This week, a grand jury in Texas declined to indict a man for shooting and killing another man who was actively robbing patrons in a restaurant. You may be familiar with the specific incident, as surveillance from the shooting quickly circulated online. You can watch the relevant clip below:
Houston Taqueria Deadly Force Shooting-
The video sparked a conversation about using deadly defensive force legally, and when that force becomes excessive and criminal. We've published a lot of content on the subject. I've included a few links to those articles that include some legal considerations for self-defense in the links below.
- Why Do We Use Deadly Force?
- The Moral Component of Deadly Force
- Episode 434: Behind the Scenes of a Self Defense Trial; Don West
- When is a Punch Considered Deadly Force?
But back to the Jan 5, 2023 shooting at The Ranchito No. 4 Taqueria in Houston, Texas.
Let's start at the point where most readers would agree. The guy who shot the robbery suspect—we will call him “armed defender” had reasonable belief that the robbery suspect who was waving a gun around and threatening people in the restaurant was using force likely to result in death or serious bodily harm. And that the robbery suspect had the means and opportunity to use that force against the armed defender or anyone else in the restaurant. So the armed defender had legal justification to shoot the robbery suspect.
Practically, When Does Force Become Excessive?
Now where the point of departure is for some is that, while state self-defense laws vary, most still require that the force used in self-defense be proportionate, and not excessive. So here, some would say the force the armed defender used was appropriate initially but became excessive when he stood over the motionless robbery suspect and shot him. The question here is, did the robbery suspect still pose an imminent threat of death or serious bodily harm?
Consider some of these videos I pulled from the Active Self Defense YouTube page.
Deadly Force In the Street-
Here is an incident that is similar to the one mentioned above.
The man who ultimately died seemed to be the initial aggressor. The shooter definitely had legal justification for using deadly force against the attacker. But when the attacker ran off and fell on the ground after being shot, was he still a threat? The shooter walked over and shot him as he laid in the street? Justified use of force?
Is it much different from the Taqueria shooting? One difference is that the suspect in the Taqueria was still inside the restaurant. Innocent people would have to go past him to flee, whereas the man in the above shooting could have left in his truck without exposing themselves to additional danger anytime.
Cell Phone Store Shooting-
What about this video from a cell phone shop. Is this one excessive force? Some would say yes, others argue the clerk was justified in every shot.
That clerk unloaded quite a few rounds, even after the suspect went down. Is it excessive?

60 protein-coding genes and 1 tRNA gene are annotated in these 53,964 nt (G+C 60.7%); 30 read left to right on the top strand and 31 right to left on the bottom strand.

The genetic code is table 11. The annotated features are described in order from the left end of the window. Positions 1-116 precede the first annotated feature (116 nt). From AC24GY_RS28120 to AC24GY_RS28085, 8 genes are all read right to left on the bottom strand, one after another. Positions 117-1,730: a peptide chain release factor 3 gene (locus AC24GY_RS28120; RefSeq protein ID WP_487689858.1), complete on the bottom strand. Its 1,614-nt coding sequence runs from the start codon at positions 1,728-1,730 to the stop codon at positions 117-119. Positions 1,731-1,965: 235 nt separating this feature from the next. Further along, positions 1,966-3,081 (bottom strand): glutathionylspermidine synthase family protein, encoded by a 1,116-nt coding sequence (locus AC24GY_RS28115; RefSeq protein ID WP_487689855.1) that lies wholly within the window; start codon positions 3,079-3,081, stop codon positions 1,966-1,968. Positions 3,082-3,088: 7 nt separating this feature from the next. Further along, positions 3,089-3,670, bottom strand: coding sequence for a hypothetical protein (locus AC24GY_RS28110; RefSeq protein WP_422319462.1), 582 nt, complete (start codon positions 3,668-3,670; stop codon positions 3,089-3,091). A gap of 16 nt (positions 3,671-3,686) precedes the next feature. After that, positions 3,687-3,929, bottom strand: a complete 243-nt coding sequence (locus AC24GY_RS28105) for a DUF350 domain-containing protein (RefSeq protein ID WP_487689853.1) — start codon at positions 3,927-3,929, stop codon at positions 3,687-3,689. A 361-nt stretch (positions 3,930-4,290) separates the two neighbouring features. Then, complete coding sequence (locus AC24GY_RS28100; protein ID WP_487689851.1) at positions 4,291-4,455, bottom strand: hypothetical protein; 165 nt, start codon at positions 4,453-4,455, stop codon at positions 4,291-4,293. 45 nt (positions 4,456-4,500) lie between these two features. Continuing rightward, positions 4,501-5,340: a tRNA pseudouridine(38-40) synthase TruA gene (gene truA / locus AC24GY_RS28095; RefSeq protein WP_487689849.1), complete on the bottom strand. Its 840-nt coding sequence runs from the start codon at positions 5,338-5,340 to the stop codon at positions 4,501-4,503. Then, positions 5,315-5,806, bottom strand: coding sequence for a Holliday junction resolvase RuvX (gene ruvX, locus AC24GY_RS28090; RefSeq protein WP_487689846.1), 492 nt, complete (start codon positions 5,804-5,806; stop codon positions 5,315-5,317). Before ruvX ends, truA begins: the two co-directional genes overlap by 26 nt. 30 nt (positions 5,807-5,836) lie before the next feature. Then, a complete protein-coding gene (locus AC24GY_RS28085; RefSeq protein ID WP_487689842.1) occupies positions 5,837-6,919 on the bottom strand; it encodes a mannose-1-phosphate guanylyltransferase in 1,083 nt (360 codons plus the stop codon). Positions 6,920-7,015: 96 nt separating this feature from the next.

Again, the confined nature of the location, the visible firearm and the fact that the clerk had to expose himself to additional danger to exit all play a factor in the reasonableness of his force.
Bad Blood, Bad Ending-
Let's look at this video from a parking lot, where two men who knew each other got into an altercation. There was a history of bad blood between the two, and both men use deadly force against each other. At one point, the shooter is justified, and then he isn't. You'll see when he crosses the line in this video.
Pharmacist Goes Too Far-
How about this one, showing an obvious example of excessive force? This is a classic video that is a textbook display of what not to do. In this one, a pharmacist is initially justified in using deadly force, but then becomes the aggressor and executes one of two suspects.
So it might appear shooting someone on the ground is usually a bad idea? But in certain instances, it is completely reasonable. The key element is to consider does the person still poses an imminent threat of death or serious bodily harm? Here is an obvious example of that.
When The Downed Threat is Still a Threat-
Going through those videos might provide some reference for when it is justifiable to shoot someone and when that force becomes excessive.
Is This an Example of Proportionate Force?
Now back to the point of all of this: the grand jury's decision not to charge the armed defender in the Taqueria shooting. While the video provides a lot of information, it likely isn't the only evidence the grand jury took into consideration when making their determination, and I don't have that information.
So the shots that the armed defender fired into the suspect as he laid on the ground criminal? A grand jury didn't think so, and in this case, that's all that matters. At least criminally.
My opinion is that at the very least, the shots fired as he stood over the suspect were unnecessary. And while the armed defender won't face criminal charges, in another jurisdiction or with a different jury pool, he easily could have. Do you want to open yourself up to that type of jeopardy?
Consider that it's been a year since the shooting. The stress that must hang over someone as they wait to see if the state will charge them with crimes that, if convicted, could put them in prison for a long, long time. And we shouldn't overlook the financial burden. A good legal defense costs money, and lots of it. Do you want to roll the dice with a public defender defending you in a murder trial? That isn't a knock on public defenders, only that you don't get to pick and you may get a good one, and you may not.
The lesson here is that even though it worked out for this armed defender, this shouldn't be the prototype. Is self-defense insurance right for you? Below are some articles to help you decide and compare different companies.